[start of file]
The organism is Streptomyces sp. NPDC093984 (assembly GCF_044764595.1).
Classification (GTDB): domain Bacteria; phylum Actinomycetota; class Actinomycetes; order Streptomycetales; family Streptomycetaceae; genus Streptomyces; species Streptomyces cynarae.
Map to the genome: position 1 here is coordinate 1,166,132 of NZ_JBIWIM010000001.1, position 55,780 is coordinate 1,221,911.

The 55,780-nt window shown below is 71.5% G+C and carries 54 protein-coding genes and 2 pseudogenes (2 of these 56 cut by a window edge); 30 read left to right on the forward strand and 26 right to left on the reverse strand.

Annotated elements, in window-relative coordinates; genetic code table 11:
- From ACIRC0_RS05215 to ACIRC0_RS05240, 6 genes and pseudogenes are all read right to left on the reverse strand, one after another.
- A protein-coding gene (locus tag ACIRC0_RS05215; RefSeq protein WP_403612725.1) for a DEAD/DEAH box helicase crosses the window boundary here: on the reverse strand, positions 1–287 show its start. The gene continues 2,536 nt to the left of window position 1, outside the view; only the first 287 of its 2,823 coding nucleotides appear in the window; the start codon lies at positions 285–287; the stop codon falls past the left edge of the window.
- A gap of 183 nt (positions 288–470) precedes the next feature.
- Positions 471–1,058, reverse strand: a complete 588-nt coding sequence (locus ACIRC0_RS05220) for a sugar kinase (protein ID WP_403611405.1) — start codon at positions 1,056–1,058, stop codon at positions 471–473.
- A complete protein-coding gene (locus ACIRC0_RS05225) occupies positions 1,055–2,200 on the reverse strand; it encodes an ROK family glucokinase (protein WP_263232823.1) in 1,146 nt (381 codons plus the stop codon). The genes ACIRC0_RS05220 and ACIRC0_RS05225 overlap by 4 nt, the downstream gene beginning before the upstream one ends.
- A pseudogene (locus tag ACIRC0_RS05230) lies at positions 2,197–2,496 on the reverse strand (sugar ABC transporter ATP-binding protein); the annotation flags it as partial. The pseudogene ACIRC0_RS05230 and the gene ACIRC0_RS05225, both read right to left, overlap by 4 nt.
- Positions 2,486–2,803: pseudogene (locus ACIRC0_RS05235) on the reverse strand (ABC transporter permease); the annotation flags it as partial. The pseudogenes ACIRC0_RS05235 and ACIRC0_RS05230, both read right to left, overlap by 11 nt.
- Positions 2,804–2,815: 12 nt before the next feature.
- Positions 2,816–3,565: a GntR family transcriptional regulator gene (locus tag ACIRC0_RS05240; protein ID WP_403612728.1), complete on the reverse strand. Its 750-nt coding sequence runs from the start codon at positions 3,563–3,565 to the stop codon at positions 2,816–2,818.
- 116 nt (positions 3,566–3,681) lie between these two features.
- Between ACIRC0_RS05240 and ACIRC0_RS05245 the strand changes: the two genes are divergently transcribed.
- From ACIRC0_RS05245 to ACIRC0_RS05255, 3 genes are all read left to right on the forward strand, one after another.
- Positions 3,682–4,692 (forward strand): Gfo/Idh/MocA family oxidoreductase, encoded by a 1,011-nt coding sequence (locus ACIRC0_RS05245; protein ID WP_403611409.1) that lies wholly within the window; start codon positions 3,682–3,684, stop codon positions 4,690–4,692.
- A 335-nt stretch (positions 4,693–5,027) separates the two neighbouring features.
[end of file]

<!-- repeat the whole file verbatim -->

The organism is Streptomyces sp. NPDC093984 (assembly GCF_044764595.1).
Classification (GTDB): domain Bacteria; phylum Actinomycetota; class Actinomycetes; order Streptomycetales; family Streptomycetaceae; genus Streptomyces; species Streptomyces cynarae.
Map to the genome: position 1 here is coordinate 1,166,132 of NZ_JBIWIM010000001.1, position 55,780 is coordinate 1,221,911.

The 55,780-nt window shown below is 71.5% G+C and carries 54 protein-coding genes and 2 pseudogenes (2 of these 56 cut by a window edge); 30 read left to right on the forward strand and 26 right to left on the reverse strand.

Annotated elements, in window-relative coordinates; genetic code table 11:
- From ACIRC0_RS05215 to ACIRC0_RS05240, 6 genes and pseudogenes are all read right to left on the reverse strand, one after another.
- A protein-coding gene (locus tag ACIRC0_RS05215; RefSeq protein WP_403612725.1) for a DEAD/DEAH box helicase crosses the window boundary here: on the reverse strand, positions 1–287 show its start. The gene continues 2,536 nt to the left of window position 1, outside the view; only the first 287 of its 2,823 coding nucleotides appear in the window; the start codon lies at positions 285–287; the stop codon falls past the left edge of the window.
- A gap of 183 nt (positions 288–470) precedes the next feature.
- Positions 471–1,058, reverse strand: a complete 588-nt coding sequence (locus ACIRC0_RS05220) for a sugar kinase (protein ID WP_403611405.1) — start codon at positions 1,056–1,058, stop codon at positions 471–473.
- A complete protein-coding gene (locus ACIRC0_RS05225) occupies positions 1,055–2,200 on the reverse strand; it encodes an ROK family glucokinase (protein WP_263232823.1) in 1,146 nt (381 codons plus the stop codon). The genes ACIRC0_RS05220 and ACIRC0_RS05225 overlap by 4 nt, the downstream gene beginning before the upstream one ends.
- A pseudogene (locus tag ACIRC0_RS05230) lies at positions 2,197–2,496 on the reverse strand (sugar ABC transporter ATP-binding protein); the annotation flags it as partial. The pseudogene ACIRC0_RS05230 and the gene ACIRC0_RS05225, both read right to left, overlap by 4 nt.
- Positions 2,486–2,803: pseudogene (locus ACIRC0_RS05235) on the reverse strand (ABC transporter permease); the annotation flags it as partial. The pseudogenes ACIRC0_RS05235 and ACIRC0_RS05230, both read right to left, overlap by 11 nt.
- Positions 2,804–2,815: 12 nt before the next feature.
- Positions 2,816–3,565: a GntR family transcriptional regulator gene (locus tag ACIRC0_RS05240; protein ID WP_403612728.1), complete on the reverse strand. Its 750-nt coding sequence runs from the start codon at positions 3,563–3,565 to the stop codon at positions 2,816–2,818.
- 116 nt (positions 3,566–3,681) lie between these two features.
- Between ACIRC0_RS05240 and ACIRC0_RS05245 the strand changes: the two genes are divergently transcribed.
- From ACIRC0_RS05245 to ACIRC0_RS05255, 3 genes are all read left to right on the forward strand, one after another.
- Positions 3,682–4,692 (forward strand): Gfo/Idh/MocA family oxidoreductase, encoded by a 1,011-nt coding sequence (locus ACIRC0_RS05245; protein ID WP_403611409.1) that lies wholly within the window; start codon positions 3,682–3,684, stop codon positions 4,690–4,692.
- A 335-nt stretch (positions 4,693–5,027) separates the two neighbouring features.